The federal government is proposing to buttress the commercial and investment banking sectors with $700 billion in loans. Mr. Bernanke, a scholar of the Great Depression of 1929, and his colleagues seek to prevent a recurrence of that most disastrous economic event of the 20th century. Combined with prior bail-outs, the total bill for their presumably pre-emptive cure is about six percent of the U.S. GDP.
The London bank collapse of 1825 provides a parallel to today’s financial crisis. During the London crisis, confidence in the security of Latin American and European government bonds collapsed. Most investors were unable to distinguish good debt from poor debt to the point that bonds from the imaginary Kingdom of Poyais were bought and sold! In the end, the Rothschilds’ banks proved to be safer than their peers (and ultimately, bailed out the Bank of England) because they did a better job at underwriting loans and keeping hard currency (in those days, gold) on hand. Today’s investment banks should be forced to relearn these lessons about concentrating on fundamentals in business analysis and finance.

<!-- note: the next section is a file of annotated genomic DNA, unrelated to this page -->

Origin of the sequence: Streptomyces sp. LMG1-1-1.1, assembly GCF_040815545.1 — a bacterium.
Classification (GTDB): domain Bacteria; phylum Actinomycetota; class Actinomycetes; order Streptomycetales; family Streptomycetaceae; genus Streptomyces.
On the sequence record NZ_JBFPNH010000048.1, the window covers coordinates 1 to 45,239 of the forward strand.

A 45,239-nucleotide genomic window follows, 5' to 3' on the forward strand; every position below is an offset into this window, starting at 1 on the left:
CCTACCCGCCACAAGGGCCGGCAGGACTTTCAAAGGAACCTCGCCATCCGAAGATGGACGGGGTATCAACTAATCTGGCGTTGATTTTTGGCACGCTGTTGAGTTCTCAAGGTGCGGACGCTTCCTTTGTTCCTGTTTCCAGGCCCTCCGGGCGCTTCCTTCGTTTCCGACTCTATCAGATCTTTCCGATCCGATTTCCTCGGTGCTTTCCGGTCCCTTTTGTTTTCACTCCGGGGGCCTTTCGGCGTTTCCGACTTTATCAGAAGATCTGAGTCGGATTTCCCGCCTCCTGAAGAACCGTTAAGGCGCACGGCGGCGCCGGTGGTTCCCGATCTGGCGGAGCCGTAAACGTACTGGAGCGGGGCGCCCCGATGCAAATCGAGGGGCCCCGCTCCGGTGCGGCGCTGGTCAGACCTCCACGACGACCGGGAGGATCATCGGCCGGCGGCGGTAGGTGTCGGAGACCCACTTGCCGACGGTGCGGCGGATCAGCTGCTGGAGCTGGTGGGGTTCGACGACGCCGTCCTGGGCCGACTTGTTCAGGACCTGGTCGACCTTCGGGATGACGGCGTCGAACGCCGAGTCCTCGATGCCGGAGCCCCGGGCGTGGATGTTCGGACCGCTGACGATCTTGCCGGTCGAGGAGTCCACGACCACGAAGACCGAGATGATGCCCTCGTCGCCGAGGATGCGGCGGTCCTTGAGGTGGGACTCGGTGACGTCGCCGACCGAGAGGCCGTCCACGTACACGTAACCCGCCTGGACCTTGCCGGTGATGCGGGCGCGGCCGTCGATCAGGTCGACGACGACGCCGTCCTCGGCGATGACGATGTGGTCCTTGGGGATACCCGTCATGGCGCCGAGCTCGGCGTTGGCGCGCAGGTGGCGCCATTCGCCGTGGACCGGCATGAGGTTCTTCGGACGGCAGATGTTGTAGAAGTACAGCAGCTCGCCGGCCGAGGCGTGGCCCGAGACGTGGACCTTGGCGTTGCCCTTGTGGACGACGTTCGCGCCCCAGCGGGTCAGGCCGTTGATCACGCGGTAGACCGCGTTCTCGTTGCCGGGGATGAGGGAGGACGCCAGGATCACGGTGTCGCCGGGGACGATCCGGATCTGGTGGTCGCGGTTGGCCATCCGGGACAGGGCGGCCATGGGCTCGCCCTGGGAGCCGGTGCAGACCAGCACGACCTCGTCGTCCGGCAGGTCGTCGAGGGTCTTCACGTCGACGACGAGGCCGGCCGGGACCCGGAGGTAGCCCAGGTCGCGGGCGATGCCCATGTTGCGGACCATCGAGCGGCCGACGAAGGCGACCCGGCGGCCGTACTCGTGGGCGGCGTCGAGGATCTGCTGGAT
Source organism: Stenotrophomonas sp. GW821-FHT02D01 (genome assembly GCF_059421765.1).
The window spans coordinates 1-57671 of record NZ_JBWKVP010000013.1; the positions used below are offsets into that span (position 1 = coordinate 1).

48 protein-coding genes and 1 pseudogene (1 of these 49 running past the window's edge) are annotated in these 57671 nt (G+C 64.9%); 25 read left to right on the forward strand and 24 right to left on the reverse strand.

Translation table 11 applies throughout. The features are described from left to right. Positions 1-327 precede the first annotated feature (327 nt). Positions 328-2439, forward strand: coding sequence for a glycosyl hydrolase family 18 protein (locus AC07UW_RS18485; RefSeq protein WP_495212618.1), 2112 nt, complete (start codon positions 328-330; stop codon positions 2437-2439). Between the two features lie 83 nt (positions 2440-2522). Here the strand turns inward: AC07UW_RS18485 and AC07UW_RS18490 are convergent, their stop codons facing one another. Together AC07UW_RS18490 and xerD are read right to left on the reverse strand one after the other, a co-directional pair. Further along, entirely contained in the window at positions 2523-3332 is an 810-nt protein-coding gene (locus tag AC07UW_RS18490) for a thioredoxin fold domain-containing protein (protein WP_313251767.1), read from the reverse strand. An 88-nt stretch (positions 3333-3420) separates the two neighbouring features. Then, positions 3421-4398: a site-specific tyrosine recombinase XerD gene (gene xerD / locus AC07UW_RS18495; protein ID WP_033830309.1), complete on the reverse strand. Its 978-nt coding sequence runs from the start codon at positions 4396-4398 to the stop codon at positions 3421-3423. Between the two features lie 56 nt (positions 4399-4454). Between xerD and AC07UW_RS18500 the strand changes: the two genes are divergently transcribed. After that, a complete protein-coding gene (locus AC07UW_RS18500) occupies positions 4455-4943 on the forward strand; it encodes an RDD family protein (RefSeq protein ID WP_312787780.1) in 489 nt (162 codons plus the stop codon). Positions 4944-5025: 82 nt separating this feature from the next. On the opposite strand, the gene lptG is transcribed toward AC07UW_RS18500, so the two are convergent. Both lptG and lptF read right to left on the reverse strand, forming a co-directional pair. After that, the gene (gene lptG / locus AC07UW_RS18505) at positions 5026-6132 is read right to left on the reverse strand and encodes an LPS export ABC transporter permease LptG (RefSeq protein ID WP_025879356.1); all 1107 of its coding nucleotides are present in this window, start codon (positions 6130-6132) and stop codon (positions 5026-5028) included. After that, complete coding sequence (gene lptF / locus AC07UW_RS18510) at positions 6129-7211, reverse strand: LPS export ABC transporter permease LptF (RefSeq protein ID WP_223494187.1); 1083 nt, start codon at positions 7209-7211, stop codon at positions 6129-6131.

As our leaders in Washington proceed with the bail-out, let’s hope that they incorporate meaningful safeguards against abuse. Some suggestions for them to consider:
• Develop and enact a regulatory framework and a regulatory enforcement mechanism for currently unregulated financial products and derivatives.
• Mandate basic and continuing ethics education in FINRA/NASD licensing.
• Increase fines and penalties for securities law violations, and criminalize repeated or egregious violations.
• Enforce the Sarbanes-Oxley Act as enacted (repeal subsequent relaxed regulatory interpretations such as PCAOB Auditing Standard No. 5 with respect to outside audit).
• Repeal the Gramm-Leach-Bliley Act.
• Repeal the Garn-St. Germain Depository Institutions Act.
• Investigate a repeal of the McCarran-Ferguson Act.
• For those firms receiving federal assistance,
Limit their executive compensation schemes.
Ban their pre-bail-out senior executives from working in the financial sector.
Suspend their pre-bail-out managers within their underperforming lines of business (that contributed to the need for a bail-out) from working in the financial sector.
Our leaders should strive to be more transparent about their decisions, more patient about their timing, more frugal about their spending, and more open to public input and debate. Such safeguards will help prevent the bail-out from becoming no more than money thrown from a helicopter.